6/30/2009--Jill Jacobs has written an op-ed for Jewish Telegraphic Agency (http://jta.org/news/article/2009/06/30/1006223/op-ed-embracing-public-judaism) calling on Jews to enter more fully into public issues on expressly Jewish grounds: “religious traditions -- Judaism, Christianity, Islam and others -- have much to say not only about social and cultural norms, but also about economic policy, equality and inequality, and interpersonal behavior. …In addition to pushing us to change laws in order to create a sustainable and just economic system, Judaism teaches specific laws aimed at guaranteeing that employers will not take unfair advantage of low-income workers, that landlords will not evict tenants without fair warning, and that the criminal justice system will preserve the dignity of both victims and perpetrators.”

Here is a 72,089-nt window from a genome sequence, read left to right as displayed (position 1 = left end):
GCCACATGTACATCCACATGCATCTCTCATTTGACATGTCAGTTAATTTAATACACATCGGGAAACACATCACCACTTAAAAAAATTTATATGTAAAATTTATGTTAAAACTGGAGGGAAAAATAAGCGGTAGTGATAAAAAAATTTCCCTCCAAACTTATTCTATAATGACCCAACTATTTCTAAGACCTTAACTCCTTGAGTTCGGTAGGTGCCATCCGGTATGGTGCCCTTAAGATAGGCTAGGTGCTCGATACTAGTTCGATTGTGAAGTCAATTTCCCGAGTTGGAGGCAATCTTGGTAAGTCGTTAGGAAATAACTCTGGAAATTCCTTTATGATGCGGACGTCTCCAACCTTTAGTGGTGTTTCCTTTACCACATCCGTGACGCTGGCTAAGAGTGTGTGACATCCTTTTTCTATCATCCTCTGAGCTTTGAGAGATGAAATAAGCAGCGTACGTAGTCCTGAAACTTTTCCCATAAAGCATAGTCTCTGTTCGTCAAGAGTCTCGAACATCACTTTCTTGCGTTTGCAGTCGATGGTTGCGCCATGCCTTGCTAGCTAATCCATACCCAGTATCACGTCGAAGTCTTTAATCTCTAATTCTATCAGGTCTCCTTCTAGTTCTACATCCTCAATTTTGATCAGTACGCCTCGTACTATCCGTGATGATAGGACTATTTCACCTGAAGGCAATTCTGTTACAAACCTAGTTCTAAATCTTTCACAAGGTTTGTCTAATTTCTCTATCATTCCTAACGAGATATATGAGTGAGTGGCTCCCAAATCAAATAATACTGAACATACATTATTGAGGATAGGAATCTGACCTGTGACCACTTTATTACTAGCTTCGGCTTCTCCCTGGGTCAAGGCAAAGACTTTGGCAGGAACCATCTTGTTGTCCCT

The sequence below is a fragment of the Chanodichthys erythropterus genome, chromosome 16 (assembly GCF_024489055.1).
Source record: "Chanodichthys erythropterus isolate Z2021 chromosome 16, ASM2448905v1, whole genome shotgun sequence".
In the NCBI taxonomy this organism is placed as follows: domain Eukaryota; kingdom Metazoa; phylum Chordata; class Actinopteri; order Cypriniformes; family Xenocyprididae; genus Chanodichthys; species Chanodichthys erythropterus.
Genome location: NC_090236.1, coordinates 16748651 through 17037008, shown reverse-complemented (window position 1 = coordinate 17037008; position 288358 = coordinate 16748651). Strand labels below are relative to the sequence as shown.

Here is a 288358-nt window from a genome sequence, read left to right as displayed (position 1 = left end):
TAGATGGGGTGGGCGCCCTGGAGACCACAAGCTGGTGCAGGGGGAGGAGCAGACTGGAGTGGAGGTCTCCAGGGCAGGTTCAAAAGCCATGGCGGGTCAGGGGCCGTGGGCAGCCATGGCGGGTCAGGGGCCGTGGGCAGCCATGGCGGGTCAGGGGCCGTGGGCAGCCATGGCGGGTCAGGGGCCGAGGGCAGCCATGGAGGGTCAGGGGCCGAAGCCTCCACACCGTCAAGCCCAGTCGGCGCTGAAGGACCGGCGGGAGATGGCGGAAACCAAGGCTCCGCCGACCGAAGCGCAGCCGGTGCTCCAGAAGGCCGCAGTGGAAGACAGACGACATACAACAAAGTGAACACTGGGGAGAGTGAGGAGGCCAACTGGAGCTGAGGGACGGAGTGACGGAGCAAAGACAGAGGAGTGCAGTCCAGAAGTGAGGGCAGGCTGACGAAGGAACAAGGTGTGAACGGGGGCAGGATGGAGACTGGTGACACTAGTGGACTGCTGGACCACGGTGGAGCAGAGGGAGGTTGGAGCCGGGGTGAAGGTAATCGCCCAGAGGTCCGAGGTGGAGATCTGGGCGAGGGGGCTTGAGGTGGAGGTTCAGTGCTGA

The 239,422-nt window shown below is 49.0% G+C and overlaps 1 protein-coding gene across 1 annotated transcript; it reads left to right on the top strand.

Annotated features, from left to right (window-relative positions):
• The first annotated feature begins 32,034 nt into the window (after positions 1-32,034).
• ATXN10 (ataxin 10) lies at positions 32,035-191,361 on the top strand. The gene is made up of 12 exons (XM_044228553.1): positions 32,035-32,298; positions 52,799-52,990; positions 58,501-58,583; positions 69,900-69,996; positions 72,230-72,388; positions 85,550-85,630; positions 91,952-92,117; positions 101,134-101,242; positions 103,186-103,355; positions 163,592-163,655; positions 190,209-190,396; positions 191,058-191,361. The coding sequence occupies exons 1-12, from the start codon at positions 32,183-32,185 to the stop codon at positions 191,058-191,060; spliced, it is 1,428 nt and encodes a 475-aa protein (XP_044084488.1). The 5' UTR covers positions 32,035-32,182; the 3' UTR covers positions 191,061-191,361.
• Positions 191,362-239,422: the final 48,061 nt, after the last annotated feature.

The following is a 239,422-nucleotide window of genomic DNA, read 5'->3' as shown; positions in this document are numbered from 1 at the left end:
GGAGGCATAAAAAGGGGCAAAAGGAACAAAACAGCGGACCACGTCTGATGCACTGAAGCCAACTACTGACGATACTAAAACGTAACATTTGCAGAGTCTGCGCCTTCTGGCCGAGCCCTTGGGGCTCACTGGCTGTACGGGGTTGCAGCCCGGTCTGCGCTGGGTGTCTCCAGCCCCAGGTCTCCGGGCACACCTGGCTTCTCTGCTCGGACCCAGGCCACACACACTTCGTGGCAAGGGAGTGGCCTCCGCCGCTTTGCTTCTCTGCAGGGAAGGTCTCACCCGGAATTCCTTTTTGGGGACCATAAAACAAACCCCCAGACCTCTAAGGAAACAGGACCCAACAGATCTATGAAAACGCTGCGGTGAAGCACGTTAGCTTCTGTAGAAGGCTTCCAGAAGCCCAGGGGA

Naturally, Rabbi Jacobs could not propose such an agenda without considering the separation of church and state. She acknowledges Jewish “attempts to protect ourselves from the intrusion of Christian practice into public institutions, have persuaded us that Judaism has no place in the public sphere.” But then she adds, “A powerful rejoinder to this view was offered up by the theologian Rabbi Abraham Joshua Heschel.
‘We affirm the principle of separation of church and state,’ the rabbi wrote. ‘We reject the separation of religion and the human situation.’”
This sounds like trying to have it both ways. Religion is to be a strong influence but Christian symbols are nowhere to be seen. Nevertheless it is a step forward to a liberal Jew to acknowledge that religion must be on the street and not just in the home. This is more evidence that there cannot be a political wall of separation.